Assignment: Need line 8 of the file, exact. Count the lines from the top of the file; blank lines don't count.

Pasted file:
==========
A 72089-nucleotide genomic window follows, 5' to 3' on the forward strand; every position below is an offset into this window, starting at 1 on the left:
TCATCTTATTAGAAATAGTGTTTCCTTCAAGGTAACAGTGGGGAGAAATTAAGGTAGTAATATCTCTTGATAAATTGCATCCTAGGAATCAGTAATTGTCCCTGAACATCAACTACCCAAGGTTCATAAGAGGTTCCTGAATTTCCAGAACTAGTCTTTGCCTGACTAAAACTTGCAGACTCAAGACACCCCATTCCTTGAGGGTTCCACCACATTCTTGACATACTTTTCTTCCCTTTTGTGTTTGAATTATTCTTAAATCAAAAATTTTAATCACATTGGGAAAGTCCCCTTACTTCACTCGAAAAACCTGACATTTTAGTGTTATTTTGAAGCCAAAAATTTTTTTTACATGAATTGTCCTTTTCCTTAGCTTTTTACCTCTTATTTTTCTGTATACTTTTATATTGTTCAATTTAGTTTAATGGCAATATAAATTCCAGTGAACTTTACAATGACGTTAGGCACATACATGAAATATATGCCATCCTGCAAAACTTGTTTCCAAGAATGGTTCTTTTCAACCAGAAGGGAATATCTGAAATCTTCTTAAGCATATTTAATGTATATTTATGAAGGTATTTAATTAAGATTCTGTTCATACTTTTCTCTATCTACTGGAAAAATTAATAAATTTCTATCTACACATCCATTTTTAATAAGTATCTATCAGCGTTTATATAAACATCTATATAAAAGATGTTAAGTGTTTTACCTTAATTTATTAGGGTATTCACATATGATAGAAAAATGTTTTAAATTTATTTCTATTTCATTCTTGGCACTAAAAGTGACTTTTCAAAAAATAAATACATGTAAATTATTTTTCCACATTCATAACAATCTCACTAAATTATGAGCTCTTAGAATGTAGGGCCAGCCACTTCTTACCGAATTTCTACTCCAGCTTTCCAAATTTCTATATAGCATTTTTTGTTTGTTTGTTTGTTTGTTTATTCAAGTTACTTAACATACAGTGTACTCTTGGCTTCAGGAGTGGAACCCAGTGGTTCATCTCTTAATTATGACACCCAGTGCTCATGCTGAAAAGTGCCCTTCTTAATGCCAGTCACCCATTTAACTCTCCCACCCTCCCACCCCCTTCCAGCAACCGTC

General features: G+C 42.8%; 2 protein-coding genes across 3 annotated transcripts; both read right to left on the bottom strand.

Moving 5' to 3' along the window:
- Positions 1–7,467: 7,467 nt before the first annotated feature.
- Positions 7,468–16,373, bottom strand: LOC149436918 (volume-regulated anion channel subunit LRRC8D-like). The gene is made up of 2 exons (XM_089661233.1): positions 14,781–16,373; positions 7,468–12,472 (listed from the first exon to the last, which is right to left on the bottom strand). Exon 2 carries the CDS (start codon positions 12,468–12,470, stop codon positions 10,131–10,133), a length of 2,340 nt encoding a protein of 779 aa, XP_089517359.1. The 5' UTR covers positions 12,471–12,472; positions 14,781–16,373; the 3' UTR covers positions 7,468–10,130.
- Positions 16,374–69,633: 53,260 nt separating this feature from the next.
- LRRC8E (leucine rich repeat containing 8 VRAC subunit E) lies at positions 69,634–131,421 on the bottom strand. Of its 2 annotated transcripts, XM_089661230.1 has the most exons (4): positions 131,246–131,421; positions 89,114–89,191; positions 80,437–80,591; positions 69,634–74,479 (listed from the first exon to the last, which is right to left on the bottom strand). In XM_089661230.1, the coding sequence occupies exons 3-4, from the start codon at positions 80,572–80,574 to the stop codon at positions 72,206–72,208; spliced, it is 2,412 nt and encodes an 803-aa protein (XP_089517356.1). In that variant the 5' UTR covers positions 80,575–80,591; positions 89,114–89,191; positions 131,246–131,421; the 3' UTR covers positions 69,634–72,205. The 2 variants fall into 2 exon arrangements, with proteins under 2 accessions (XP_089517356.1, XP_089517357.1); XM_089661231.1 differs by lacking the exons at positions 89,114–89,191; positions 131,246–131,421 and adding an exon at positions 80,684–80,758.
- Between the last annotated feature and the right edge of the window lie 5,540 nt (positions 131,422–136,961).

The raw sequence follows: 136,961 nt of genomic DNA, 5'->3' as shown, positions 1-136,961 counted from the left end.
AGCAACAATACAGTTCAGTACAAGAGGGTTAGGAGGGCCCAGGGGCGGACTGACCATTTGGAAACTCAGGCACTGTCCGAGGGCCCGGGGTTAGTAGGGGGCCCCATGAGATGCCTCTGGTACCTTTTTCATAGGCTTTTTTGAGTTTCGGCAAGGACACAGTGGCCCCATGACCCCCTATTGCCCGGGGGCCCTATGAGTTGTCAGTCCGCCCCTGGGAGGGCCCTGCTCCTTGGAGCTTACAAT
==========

- LRRC8E (leucine rich repeat containing 8 VRAC subunit E) lies at positions 69,634–131,421 on the bottom strand. Of its 2 annotated transcripts, XM_089661230.1 has the most exons (4): positions 131,246–131,421; positions 89,114–89,191; positions 80,437–80,591; positions 69,634–74,479 (listed from the first exon to the last, which is right to left on the bottom strand). In XM_089661230.1, the coding sequence occupies exons 3-4, from the start codon at positions 80,572–80,574 to the stop codon at positions 72,206–72,208; spliced, it is 2,412 nt and encodes an 803-aa protein (XP_089517356.1). In that variant the 5' UTR covers positions 80,575–80,591; positions 89,114–89,191; positions 131,246–131,421; the 3' UTR covers positions 69,634–72,205. The 2 variants fall into 2 exon arrangements, with proteins under 2 accessions (XP_089517356.1, XP_089517357.1); XM_089661231.1 differs by lacking the exons at positions 89,114–89,191; positions 131,246–131,421 and adding an exon at positions 80,684–80,758.